Monday, January 23, 2012

Climbing in the Ouray Ice Park

A Note from the Administrative Staff at AAI:

The following is a short article from Mike Pond about the absolutely awesome ice climbing found in the Ouray Ice Park.  But before you read it, we wanted to let you know that we have a SALE running on all courses and private trips in Ouray this season.

Climb Ouray with us in January or February 
and get a 20% discount.

Now onto Mike's article:

Dear Ice Climbers,

I am the AAI instructor/guide for Ouray, Colorado. I’ve climbed in a lot of places, and have never seen anything that quite matches up to the Ouray Ice Park. While there is a lot of great ice and mixed routes in the Ouray backcountry, the ice park is where it’s at for honing your winter climbing skills. The park’s history is interesting in itself, which I’ll leave for another day. It’s great to be back for another winter of ice and mixed climbing here in Colorado!

The Ouray Ice Park from the entrance.

Just one piece of the mile-long ice playground.

The stats: Ouray, Colorado. Elevation 7800 ft. Population 800. A charming small mountain town with  (developed) hot springs and a disproportionate amount of ice and mixed climbers given its small stature.

The Ouray Ice Park is right on the edge of town. Literally, I walk ten minutes from my house and I am in the park. The park itself is a slot canyon that has about one mile of ice climbing in it.

How, you may ask, would ice form for a continuous mile?

Well, the good people here in Ouray have a sort of mad scientist approach to ice climbing and have installed a piping system on the canyon rim, from which hoses spray water every night. This water flows over terrain of various angles to create a mega playground for ice climbers.

It is truly incredible. There are hundreds of ice climbs and dozens of mixed climbs. There is literally something for everyone here, with low-angle practice walls, fat flows, moderate-angle flows, steep flows, pillars, daggers, bolted mixed climbs from M6 (similar to 5.7) to M 10 (like 5.12), and even a few trad mixed climbs. Oh yeah. It is one of the best places in the world to learn how to climb ice and mixed. And, with an extensive backcountry at your doorstep, there is heaps of alpine climbing and longer ice routes to apply the skills learned in the park.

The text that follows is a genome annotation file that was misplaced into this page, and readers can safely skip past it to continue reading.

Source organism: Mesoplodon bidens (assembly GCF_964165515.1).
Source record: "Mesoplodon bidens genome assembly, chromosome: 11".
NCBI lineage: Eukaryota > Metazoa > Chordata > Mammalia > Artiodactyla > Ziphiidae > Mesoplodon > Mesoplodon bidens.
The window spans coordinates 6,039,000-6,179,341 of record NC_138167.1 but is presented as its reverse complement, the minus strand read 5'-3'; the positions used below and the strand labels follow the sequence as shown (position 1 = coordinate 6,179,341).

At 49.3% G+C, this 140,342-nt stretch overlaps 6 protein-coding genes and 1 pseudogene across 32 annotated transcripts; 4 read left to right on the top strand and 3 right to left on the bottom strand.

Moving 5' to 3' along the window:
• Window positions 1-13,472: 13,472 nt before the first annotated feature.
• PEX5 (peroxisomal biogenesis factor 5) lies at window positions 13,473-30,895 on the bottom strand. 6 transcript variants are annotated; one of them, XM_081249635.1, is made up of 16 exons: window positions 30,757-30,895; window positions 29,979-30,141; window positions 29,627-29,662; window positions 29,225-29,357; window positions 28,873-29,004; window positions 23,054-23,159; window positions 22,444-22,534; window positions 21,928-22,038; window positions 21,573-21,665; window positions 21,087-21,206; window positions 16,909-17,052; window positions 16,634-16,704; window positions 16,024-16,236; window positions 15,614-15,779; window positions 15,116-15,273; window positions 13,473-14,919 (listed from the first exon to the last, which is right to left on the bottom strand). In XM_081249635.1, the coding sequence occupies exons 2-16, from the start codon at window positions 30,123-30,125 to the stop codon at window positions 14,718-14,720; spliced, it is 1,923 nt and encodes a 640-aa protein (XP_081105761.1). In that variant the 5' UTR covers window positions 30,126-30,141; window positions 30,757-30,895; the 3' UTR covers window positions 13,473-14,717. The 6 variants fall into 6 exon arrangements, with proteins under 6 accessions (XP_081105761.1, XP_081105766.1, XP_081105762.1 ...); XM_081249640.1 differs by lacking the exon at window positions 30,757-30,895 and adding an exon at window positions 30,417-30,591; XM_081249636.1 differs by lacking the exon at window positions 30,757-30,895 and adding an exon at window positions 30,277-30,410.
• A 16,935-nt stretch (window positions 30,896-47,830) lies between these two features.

Climbing a fat, blue ice flow. Oh, Colorado.

Despite some wacky unseasonably warm weather that’s been hitting the country, the ice is happening here, full force. Even when it’s warm weather in the medium-high country, the ice park itself never seems to get much above freezing. Literally, yesterday I was in the backcountry in a protected, sun-drenched area in a t-shirt for most of the day. Talking with other climbers, it was perfectly chilly down in the park. While this may seem intimidating, it’s not bad down there. It’s well protected from high winds and inclement weather (it’s a slot canyon) and hey, freezing is good for ice! And ice, after all, is what we’re here for.

The ice park is a great place to learn how to mixed climb, combining rock and ice in the same pitch.

The author getting psyched for the next lead.

As the season progresses, I'll plan on adding more photos, videos, and stories from one of the country's best ice climbing areas in its prime season. Happy winter!
--Mike Pond, Instructor and Guide


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